In this hyper-digital age, what inspired you to launch another print comic - Rhyme Fighters?
I think the medium of comics and print overall is never going to die due to the digital wave. And being a comic illustrator and indie publisher, I will always think about new titles and new themes to explore. And this is why Rhyme Fighters came up, a comic about rhymes based on everyday people in Mumbai.
Over the years, especially in terms of readership, how has your experience with Angry Maushi been?
Angry Maushi started off as a simple character sketch which was liked by many at the first Mumbai Comic Con in 2011, and then I decided to make a single issue comic based on her. It got such a good response that I went ahead and made two more 'episodes' and presented the story arc as a trilogy.
The readership for Angry Maushi has been young adult to adult audience, since I have always made it very clear that this is an adult comic, not for kids. We now have a collector’s edition called ‘Essential Angry Maushi’ containing the whole trilogy. The good part is that we have a dedicated reader base, and the number keeps increasing thanks to the new people coming over to Comic Cons and picking up more and more issues. So it's been good. Angry Maushi has a sort of a cult following today.
Are there any specific things that you do to reach out to the digital audiences?
Yes, apart from social media that I extensively use to reach out to more people, I also keep sharing digital sketches and videos of these sketches, showing the process from scratch. This ensures an actively engaged audience which enjoys this kind of content. This is possible thanks to a few good apps and my iPad Pro. I anyway illustrate all my comics using the digital medium - the Wacom tablet. So directly or indirectly, my audience can consume digital content that I share.
What has been your biggest challenge and achievement in the last five years in the comic publishing business?
The biggest challenge has been circulation and distribution. It is a big concern when it comes to self-published comics, especially in India. But, on the bright side, our biggest achievement is that thanks to the Comic Cons happening across India, I have had six titles under my belt over the last six years, something I never thought I would ever have. I always wanted to publish indie comics and I am living that dream now.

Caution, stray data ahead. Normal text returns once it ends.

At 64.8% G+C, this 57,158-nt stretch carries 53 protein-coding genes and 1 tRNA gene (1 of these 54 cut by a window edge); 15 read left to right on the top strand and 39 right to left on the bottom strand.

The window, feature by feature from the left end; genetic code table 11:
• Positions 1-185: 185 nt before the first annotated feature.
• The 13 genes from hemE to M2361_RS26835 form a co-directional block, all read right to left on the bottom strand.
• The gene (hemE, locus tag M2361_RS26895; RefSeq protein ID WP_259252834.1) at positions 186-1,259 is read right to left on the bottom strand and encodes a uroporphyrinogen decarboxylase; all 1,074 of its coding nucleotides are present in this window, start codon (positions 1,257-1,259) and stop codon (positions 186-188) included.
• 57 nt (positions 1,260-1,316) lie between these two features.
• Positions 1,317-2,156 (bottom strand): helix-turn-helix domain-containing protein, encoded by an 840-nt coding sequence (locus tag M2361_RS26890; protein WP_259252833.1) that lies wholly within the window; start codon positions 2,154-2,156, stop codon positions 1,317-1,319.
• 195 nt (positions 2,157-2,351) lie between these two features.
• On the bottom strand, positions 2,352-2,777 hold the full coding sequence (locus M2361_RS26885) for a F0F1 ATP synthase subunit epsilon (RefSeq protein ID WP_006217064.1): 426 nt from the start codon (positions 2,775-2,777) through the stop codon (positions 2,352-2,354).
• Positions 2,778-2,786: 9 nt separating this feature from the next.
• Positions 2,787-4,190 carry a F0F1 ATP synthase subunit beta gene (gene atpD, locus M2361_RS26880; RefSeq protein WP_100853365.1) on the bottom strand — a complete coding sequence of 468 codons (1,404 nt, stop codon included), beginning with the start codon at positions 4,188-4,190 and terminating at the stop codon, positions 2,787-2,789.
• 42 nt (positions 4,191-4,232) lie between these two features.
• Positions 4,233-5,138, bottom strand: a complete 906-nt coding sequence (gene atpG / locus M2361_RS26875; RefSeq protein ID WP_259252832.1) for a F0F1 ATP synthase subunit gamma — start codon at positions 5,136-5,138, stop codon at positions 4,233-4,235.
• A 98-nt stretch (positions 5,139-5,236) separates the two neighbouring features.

Founder, Chariot Comics
Over the last five years, what have been some of the significant changes you have made?
We officially launched in 2012, and five years later the scenario is quite different from when we started out. Some of the key points on that note are:
1 Digital mediums: When we started out, our ambition was to be a digital-only comic publisher. However, in 2012, the math just wasn't adding up, so we had to move to full print runs for our titles. We, however, did continue to push out our comics on indigenous platforms like Readwhere, ComicsCircle and HuHuba - but the traction has not been that encouraging so far. The average Indian comic book reader still prefers to buy in print and in case he/she is open to digital, is either not willing to pay for it or the number of such paying audience isn't enough yet.
2 Slow and Go: Looking at the estimated size of the buying audience over the years, the kind of traction we get at Comic Cons, and what's working and what's not - we've managed to tweak our production and print runs effectively. Honestly, the main reason we make comic books is because we enjoy them - so a "Slow and Go" approach, as we call it, works for us. We don't produce more than two titles a year and even those we distribute according to Comic Cons, fan demand and traction on previous titles. This has helped us break-even operationally and sell out print runs for our key titles. This also means that I don't have to shell out money from my pocket to fund the venture anymore.
3 Diversification: While we don't talk about it much, we have also diversified into many other avenues over the years - mostly in the branded content space and commissioned comics from film studios and advertising agencies. This year, we are also looking at bringing diversity to our line-up of titles - with a keener focus on kids and early teens as against the focus we have had on the mature audience so far.
What has been your biggest challenge and achievement in the last five years?
The biggest challenge and the biggest achievement in these five years have been the same: survival. This market is not nice to young upstarts looking to break in, and it takes a lot of time, energy, patience and money to stay above the water.
My bank statements over the past five years would probably make me look like fiscally irresponsible, putting good money behind bad money. But like I said, survival was the key. The fact that we are here, making comic books we want to make, without fear or pressure and on our own dime is our biggest achievement according to me. Then there are things like movie studio talks and franchising. which are always in the works - given the sudden need for IPs in today’s streaming world. However, whether they culminate into something or not, I would still think surviving for five years, on our own terms, is our greatest achievement.